Though any money from Trenton is unlikely to come Lake Hopatcong’s way, commissioners still unanimously (with one abstention) passed a proposed budget that calls for two full-time workers—an administrator and foreman—and seasonal workers for the weed-harvest effort. There were two caveats: Jarvis said he didn’t believe the new workers should automatically be given a state pension, and McCarthy said he wanted the cover letter to note “that this doesn’t begin to scratch the surface” of what the commission needs to fulfill its statutory obligations.
With regard to the weed-harvest effort, Ron Sorensen of Lake Hopatcong Marine said he was frustrated that his offer to repair and maintain the harvesters out of his own pocket—and to gather a group of volunteers to run them through the summer—was turned down. Felter said the issue was insurance, and that when the commission looked into having volunteers run the harvesters, it was advised by the attorney general that it would not be possible because of the liability.
Sorensen said that there must be some kind of loophole to accommodate such a volunteer effort; Felter said he was working to find any option he could, but that a loophole was unlikely. “There’s a lot of work behind the scenes here,” he said. “Sometimes this job takes a lot more time than being mayor… This isn’t made to be simple.”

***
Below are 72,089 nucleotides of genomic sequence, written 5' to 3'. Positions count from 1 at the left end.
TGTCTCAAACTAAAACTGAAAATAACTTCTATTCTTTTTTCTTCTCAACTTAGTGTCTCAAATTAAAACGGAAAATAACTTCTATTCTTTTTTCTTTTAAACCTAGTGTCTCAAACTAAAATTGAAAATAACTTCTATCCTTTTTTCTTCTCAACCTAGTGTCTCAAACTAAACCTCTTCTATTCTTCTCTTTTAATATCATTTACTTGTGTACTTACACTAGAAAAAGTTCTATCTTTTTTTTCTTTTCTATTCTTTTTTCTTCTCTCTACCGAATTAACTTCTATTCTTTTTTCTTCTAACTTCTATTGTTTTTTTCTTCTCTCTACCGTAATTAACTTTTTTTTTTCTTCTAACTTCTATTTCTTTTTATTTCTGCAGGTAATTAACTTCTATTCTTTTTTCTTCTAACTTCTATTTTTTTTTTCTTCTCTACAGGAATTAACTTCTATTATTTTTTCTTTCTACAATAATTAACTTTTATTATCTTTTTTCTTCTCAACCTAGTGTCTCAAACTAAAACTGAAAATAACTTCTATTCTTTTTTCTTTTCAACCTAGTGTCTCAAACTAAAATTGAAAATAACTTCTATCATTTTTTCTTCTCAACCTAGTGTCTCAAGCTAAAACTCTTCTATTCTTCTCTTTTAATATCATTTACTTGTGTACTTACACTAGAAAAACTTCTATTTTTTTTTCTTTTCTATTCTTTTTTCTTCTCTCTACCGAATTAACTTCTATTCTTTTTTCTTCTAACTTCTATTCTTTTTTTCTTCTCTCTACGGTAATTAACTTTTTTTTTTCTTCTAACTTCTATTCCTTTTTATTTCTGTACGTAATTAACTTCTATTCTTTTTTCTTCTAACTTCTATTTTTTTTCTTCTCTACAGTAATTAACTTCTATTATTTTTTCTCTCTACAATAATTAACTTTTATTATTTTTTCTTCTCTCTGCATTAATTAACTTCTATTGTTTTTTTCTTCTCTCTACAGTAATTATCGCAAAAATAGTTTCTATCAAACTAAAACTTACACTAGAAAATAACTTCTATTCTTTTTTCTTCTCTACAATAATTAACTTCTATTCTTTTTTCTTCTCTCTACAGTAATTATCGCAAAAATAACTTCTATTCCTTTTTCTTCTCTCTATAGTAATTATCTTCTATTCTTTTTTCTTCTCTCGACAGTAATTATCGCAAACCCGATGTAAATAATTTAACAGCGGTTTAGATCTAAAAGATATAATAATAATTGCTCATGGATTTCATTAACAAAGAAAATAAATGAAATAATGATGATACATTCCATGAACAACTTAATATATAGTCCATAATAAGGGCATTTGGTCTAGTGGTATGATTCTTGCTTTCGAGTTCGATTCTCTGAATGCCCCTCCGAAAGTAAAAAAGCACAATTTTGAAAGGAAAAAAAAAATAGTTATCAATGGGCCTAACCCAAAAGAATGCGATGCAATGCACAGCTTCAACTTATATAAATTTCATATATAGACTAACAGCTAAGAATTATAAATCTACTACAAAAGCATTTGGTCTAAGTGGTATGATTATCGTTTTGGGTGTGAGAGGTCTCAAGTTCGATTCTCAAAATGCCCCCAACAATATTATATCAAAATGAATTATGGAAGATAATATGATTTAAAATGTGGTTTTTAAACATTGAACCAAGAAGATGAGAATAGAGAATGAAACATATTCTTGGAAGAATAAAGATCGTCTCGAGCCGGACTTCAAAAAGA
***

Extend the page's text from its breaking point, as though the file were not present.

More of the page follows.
In other news:

  • The commissioners praised the success of the Ice Eaters information campaign this year. "If you go around the lake, we have a lot more solid ice this year than we had last year," administrator Donna Macalle-Holly said. McCarthy, who was a strong advocate for public information on this issue, said "last year was a disaster... I think people for the most part are starting to get it."

  • The Lake Hopatcong Alliance is in contact with a company behind an aeration project in the Village of Green Lake that is being conducted in a shallow cove. The effort consists of installing a rubber pipe and diffuser heads strategically along the bottom of the cove and pumping in compressed air to circulate the water, which alongside aerobic bacteria application reduces phosporous levels and weed growth. The alliance, Gebeloff said, "is considering its suitability for a Lake Hopatcong grant project."